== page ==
Contributing Partner: UNT Libraries
Appellate Recruitment Patterns in the Higher British Judiciary: 1850 - 1990

Appellate Recruitment Patterns in the Higher British Judiciary: 1850 - 1990

Date: December 2004
Creator: Thomas, Bruce K.
Description: This study seeks to advance the understanding of appellate promotion in the senior judiciary of Great Britain . It describes the population and attributes of judges who served in the British High Courts, Court of Appeal, and Appellate Committee of the House of Lords (i.e., Law Lords) from 1850 to 1990. It specifically builds upon the work of C. Neal Tate and tests his model of appellate recruitment on a larger and augmented database. The study determines that family status, previously asserted as having a large effect on recruitment to the appellate courts, is not as important as previously believed. It concludes that merit effects, professional norms, and institutional constraints offer equally satisfactory or better explanations of appellate recruitment patterns.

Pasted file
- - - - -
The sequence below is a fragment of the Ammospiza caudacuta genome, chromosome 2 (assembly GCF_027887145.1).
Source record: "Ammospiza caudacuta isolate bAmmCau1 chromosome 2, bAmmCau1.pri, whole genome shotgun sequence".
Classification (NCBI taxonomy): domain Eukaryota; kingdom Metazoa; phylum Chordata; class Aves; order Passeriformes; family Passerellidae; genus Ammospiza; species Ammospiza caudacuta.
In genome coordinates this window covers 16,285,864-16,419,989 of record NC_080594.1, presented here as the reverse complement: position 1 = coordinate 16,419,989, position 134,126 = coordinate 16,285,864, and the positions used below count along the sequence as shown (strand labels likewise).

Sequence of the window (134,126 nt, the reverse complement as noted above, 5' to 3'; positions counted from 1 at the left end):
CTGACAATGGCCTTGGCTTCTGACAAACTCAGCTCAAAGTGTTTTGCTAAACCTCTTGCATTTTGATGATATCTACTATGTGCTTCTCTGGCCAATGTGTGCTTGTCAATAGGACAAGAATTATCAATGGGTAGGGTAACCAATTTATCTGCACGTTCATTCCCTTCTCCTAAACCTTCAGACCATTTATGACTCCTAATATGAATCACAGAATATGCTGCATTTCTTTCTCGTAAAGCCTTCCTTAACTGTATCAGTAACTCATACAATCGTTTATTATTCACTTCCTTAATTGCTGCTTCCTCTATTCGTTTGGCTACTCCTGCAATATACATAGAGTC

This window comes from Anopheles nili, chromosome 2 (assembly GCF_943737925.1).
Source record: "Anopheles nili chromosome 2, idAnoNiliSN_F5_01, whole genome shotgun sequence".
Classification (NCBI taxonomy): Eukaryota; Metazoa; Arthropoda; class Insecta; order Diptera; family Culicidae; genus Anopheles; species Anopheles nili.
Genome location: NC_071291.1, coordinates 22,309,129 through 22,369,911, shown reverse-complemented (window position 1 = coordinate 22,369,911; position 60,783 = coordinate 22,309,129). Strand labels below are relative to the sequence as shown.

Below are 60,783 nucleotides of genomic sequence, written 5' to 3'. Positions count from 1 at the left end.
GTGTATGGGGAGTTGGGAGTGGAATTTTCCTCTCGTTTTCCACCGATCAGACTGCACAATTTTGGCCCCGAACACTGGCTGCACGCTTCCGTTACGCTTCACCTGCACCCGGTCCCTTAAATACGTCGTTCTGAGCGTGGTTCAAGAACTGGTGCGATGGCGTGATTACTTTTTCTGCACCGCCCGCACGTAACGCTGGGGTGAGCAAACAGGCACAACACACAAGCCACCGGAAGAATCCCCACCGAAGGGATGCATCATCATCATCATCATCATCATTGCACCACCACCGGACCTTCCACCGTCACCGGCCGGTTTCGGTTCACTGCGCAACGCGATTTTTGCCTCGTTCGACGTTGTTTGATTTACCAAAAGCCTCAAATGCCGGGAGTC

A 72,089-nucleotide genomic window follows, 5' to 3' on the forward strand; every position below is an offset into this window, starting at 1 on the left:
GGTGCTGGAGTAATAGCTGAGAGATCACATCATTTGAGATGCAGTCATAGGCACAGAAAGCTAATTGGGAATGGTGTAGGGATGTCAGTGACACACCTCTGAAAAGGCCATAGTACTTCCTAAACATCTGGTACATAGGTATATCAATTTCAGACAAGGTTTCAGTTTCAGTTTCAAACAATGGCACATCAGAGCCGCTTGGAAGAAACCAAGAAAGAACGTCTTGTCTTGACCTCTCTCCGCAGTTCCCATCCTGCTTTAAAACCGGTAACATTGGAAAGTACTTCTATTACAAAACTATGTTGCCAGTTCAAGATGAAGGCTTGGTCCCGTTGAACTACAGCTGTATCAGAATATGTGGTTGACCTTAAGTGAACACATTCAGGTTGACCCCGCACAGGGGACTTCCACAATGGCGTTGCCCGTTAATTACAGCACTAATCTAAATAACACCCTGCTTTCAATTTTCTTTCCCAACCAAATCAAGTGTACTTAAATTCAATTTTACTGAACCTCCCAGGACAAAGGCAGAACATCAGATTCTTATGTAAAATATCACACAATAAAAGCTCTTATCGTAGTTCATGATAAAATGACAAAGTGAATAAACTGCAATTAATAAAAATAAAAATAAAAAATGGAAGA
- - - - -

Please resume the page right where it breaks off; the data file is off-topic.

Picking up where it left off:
Contributing Partner: UNT Libraries